I don’t know about you, but in autumn when the weather starts changing, my energy increases. Cooler temperatures prevail, and best of all, apples ripen! Trees change their energy level, too. Sap slows, and crisp, cool nights change the apples; they quit increasing in size and grow sweeter and more flavorful.
The Wheat Ridge Historical Society is ready and willing to accommodate all those gorgeous red beauties at this year’s Apple Cider Festival, scheduled for Saturday, Oct. 14, at the Historical Park, 4610 Robb St., from 10 a.m. to 2 p.m. Bring all the apples you have and some clean containers, and for a small fee you can turn those apples into delicious cider. Don’t have any apples? Don’t worry! Gracious donors have provided lots, and they’re yours for as long as supplies last. Just remember to bring your clean containers.
Bring the kids (grandkids, too!). Watching them provides some interesting entertainment. They’re utterly fascinated by the hand-cranked apple press. They love tossing whole apples into the hopper and watching the fruits jump around until the rotors catch them, smashing ‘em against the side of the hopper. Then, they’re gone, swallowed by the creaking wooden machine. The kids hang back momentarily when the lever is placed at the top of the screw. As the lever is forced round and round, the attached plate descends, squeezing the juice from the apple mash. That part’s a mystery, though. All they see is the juice running down the trough, headed right into their container to be taken home and enjoyed. Yum!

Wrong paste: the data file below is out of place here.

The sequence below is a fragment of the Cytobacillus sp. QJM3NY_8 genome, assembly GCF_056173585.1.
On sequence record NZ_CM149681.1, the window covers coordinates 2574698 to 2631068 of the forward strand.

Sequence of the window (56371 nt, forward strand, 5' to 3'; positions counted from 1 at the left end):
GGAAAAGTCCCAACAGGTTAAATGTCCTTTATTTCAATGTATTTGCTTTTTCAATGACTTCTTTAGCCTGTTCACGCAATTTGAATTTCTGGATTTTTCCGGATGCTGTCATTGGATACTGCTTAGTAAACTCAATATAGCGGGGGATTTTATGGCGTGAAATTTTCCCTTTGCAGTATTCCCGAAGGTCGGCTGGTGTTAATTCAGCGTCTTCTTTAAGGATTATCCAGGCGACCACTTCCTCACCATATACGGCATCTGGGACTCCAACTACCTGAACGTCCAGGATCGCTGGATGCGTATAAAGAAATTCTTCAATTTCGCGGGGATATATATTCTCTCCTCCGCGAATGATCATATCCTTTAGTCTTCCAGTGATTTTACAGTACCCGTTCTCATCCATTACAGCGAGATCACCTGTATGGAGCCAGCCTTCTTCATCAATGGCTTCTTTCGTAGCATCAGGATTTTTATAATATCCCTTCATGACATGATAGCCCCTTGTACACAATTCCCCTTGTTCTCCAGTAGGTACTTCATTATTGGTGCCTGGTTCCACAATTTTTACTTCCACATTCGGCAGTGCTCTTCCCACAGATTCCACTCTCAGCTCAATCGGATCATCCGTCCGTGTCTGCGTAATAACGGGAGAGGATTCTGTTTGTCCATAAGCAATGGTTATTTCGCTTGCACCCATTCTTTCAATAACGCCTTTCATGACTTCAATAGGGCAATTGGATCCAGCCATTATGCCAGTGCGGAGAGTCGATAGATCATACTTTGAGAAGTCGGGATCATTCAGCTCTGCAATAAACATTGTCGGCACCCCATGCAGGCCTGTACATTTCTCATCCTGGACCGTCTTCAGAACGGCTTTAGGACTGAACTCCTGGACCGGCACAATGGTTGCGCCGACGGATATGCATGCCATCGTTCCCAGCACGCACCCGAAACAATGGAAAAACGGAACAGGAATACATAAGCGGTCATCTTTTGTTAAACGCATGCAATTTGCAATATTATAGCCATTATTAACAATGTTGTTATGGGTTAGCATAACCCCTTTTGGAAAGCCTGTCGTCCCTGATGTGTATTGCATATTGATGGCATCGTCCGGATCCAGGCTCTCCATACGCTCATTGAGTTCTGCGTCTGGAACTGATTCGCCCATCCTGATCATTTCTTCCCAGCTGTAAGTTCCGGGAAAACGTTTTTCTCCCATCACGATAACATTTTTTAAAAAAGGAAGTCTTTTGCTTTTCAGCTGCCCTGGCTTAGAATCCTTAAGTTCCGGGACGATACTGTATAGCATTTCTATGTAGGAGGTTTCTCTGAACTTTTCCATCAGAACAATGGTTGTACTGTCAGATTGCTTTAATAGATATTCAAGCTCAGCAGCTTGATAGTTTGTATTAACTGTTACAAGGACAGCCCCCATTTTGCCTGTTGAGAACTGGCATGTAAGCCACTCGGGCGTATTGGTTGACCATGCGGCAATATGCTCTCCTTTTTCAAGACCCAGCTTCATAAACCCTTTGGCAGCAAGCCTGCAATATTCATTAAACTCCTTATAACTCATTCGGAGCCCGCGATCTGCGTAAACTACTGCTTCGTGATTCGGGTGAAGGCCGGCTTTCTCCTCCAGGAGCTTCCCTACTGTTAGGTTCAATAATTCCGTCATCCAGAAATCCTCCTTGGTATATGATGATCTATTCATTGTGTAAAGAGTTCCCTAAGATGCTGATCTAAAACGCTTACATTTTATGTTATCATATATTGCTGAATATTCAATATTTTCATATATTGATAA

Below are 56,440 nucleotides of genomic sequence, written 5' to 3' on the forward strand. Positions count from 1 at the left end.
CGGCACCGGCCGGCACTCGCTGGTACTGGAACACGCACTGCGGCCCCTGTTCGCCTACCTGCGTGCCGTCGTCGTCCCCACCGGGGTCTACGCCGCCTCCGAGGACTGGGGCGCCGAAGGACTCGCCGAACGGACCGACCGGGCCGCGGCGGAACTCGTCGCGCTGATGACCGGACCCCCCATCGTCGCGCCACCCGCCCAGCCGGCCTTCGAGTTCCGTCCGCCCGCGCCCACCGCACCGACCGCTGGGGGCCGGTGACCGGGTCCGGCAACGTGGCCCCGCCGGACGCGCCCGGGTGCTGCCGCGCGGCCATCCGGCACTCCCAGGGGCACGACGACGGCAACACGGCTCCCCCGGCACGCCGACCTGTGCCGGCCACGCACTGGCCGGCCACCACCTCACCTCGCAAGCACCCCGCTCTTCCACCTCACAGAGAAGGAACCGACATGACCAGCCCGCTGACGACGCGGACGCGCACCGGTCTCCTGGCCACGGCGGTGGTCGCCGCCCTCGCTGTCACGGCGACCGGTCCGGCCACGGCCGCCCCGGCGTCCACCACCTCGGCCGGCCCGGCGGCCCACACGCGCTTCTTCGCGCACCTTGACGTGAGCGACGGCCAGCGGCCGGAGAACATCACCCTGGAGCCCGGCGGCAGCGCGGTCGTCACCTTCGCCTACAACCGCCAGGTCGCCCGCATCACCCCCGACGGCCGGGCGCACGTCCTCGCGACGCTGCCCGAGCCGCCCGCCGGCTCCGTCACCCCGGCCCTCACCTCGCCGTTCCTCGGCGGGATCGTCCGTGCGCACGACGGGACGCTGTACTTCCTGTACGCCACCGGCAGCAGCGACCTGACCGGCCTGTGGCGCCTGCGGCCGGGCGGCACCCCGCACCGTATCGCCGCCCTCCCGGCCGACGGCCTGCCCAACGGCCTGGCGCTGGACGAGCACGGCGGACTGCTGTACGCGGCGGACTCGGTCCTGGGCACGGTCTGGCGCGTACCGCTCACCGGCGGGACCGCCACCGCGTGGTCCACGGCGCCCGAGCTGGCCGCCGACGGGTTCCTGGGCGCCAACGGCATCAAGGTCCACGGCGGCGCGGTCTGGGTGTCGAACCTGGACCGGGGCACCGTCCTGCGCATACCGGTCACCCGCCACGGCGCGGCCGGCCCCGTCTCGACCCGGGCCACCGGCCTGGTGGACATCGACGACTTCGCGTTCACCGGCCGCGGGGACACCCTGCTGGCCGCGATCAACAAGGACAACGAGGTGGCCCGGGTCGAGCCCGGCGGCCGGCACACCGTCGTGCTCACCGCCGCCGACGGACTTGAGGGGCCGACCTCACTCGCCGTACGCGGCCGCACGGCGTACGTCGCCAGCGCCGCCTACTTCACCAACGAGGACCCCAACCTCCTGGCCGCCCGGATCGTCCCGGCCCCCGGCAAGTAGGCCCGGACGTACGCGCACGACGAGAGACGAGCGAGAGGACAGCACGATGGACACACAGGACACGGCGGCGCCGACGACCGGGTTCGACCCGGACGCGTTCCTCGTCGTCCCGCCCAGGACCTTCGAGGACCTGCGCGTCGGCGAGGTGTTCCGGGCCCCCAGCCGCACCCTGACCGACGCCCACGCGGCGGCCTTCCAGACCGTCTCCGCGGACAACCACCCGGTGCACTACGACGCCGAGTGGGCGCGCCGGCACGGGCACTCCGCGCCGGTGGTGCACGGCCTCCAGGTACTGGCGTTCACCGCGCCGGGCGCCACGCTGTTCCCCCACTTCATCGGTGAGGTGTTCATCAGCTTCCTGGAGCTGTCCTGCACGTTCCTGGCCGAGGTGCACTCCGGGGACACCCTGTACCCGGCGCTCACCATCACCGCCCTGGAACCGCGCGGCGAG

The Cider Festival celebrates not only the annual apple harvest, but also the local history of fruit growing as a business. By the late 19th century, agriculture in this area had evolved in the direction of fruit orchards, primarily apples, meeting the demand of an ever more populated Denver area. Part of what would become the town of Wheat Ridge was originally known as Fruitdale.
Every year the Historical Society celebrates this heritage at the Cider Fest with demonstrations of the old-time methods of processing apples. Come see how applesauce was made when forced through a metal sieve, then stop by the apple peeler demonstration and enjoy the long strings of peel right off the apple. We’ll have some homemade apple treats and baked goods on hand for a donation, and Twisted Smoothie will be there with liquid treats.
All of the buildings in the Historical Park will be open, and tours are free. Come see the museums and celebrate apples for a fine fall day for the entire family.